Turn Your Eyes
Come to me, all you that are weary
and are carrying heavy burdens, and I will give you rest.
That’s surely the response some people have when they hear those words of Jesus. Sure, just show up in front of God and your burdens—your financial problems, your difficult coworkers, your longest-held prejudices—will be lifted away.
“Turn your eyes upon Jesus,” the old Protestant hymn says, and— as I remember it—the “things of earth will grow strangle dim”.
But a lot of people have known about God all their lives and have always chosen Jesus as their path to God, but they somehow still seem heavily burdened. How can that be?
You see, many people seem to look at God as somewhat of a “Cosmic Santa Claus” to be called upon whenever you want something. They like the idea of having a supernatural hero to sweep in and save the day when things are a bit frustrating.
Here’s what I think people don’t always understand: God doesn’t promise to take away our problems. I mean, take a look at Job and you will realize that he wasn’t immune to problems.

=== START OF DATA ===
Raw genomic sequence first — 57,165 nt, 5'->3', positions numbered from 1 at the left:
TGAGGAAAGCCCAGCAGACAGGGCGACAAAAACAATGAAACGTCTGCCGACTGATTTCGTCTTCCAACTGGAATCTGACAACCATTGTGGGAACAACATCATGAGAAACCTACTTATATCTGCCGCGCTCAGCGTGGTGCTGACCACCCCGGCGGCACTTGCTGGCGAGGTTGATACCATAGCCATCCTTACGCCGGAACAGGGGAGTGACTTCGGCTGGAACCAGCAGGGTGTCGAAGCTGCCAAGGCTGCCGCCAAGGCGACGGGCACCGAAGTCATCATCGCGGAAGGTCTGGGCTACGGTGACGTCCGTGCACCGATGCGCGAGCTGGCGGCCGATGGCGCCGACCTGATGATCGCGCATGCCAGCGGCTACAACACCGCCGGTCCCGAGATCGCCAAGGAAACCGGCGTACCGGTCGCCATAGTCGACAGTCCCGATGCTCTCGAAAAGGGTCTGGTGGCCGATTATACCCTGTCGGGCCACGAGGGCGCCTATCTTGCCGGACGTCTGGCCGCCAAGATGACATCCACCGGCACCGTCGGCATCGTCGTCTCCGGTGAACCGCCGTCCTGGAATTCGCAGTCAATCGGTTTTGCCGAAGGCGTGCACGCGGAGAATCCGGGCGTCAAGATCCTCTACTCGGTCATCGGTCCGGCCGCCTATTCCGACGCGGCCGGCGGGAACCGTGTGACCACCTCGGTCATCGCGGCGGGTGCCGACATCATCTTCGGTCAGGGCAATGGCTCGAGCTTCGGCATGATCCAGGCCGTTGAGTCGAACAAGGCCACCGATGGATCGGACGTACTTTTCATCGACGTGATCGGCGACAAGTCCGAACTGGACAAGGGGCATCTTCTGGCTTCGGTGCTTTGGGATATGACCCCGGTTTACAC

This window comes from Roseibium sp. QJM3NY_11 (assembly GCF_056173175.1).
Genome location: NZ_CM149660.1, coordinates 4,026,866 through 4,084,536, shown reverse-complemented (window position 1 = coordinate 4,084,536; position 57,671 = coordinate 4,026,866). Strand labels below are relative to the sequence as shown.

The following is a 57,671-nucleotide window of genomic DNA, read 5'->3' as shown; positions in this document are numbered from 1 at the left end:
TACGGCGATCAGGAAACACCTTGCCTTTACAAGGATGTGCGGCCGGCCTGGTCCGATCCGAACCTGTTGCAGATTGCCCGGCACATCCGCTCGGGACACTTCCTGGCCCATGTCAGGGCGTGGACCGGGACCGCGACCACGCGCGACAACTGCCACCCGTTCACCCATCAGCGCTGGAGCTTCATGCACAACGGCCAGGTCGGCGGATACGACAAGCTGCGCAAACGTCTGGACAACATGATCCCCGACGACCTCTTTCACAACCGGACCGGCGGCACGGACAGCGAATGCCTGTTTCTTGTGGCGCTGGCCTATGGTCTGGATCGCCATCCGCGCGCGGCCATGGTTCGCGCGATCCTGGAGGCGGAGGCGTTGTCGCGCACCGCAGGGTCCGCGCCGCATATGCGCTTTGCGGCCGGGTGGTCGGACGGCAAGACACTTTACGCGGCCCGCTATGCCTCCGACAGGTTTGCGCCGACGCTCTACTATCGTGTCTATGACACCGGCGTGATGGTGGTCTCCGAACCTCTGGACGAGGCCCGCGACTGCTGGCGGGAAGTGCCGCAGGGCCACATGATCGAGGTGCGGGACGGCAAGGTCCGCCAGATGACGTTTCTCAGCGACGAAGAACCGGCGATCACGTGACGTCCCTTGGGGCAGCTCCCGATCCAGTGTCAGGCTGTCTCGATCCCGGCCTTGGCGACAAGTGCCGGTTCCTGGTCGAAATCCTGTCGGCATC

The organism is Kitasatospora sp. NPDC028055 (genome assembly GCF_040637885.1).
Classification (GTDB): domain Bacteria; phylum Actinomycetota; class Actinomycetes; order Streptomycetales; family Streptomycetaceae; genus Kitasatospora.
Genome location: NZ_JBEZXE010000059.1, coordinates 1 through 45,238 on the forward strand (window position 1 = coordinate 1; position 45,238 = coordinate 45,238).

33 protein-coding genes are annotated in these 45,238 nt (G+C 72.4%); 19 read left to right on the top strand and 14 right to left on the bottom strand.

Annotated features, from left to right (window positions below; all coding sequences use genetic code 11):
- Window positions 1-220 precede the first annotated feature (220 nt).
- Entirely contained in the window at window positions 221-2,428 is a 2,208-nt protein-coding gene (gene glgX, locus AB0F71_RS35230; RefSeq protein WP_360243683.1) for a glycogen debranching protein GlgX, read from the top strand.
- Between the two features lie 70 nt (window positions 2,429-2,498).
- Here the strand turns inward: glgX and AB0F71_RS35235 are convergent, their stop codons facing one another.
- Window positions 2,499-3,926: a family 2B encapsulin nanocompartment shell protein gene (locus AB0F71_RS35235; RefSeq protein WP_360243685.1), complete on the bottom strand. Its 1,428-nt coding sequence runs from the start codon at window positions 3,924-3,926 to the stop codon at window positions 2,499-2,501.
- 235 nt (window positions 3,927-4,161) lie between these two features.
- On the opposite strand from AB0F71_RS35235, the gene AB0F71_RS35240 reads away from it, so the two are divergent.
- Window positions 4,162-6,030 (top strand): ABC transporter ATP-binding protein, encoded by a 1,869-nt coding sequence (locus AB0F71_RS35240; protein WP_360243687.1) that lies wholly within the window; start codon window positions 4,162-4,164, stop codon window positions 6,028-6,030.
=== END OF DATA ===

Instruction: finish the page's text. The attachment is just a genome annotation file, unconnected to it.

God doesn’t promise to take us to such a high spiritual place that the things of this planet are no longer important. The early disciples walked close with Jesus, but they weren’t exactly given a free pass void of difficulties.
God doesn’t even promise to protect us from pain or an empty feeling of hopelessness. Many of the early hero’s of the Faith were persecuted, stoned, and even killed. David shares often in the Psalms about feeling abandoned and hopeless.
God has reasons for allowing us to sometimes endure some difficulties. I suspect we occasionally need an “adjustment” in our character, or perhaps a nudge for us to seek God. Whatever the reason at the moment, God is always Faithful.
Giving us rest and peace — as well as hope, joy and a sense of Who He is – is perhaps more in line with what God does for us during difficulties. And I believe, God is doing a pretty good job :).
You know, I wish I had more money. And I wish I had a little more energy so I could cram even more into each day. But when I pray, I’ve stopped asking God for money, time and abilities. I ask God to quiet my sometimes-troubled soul. I ask for God’s spirit of gentleness to blow through the wilderness of life and make it calmer and more sane. I n other words, I ask God for some much-needed rest from my heavy burdens.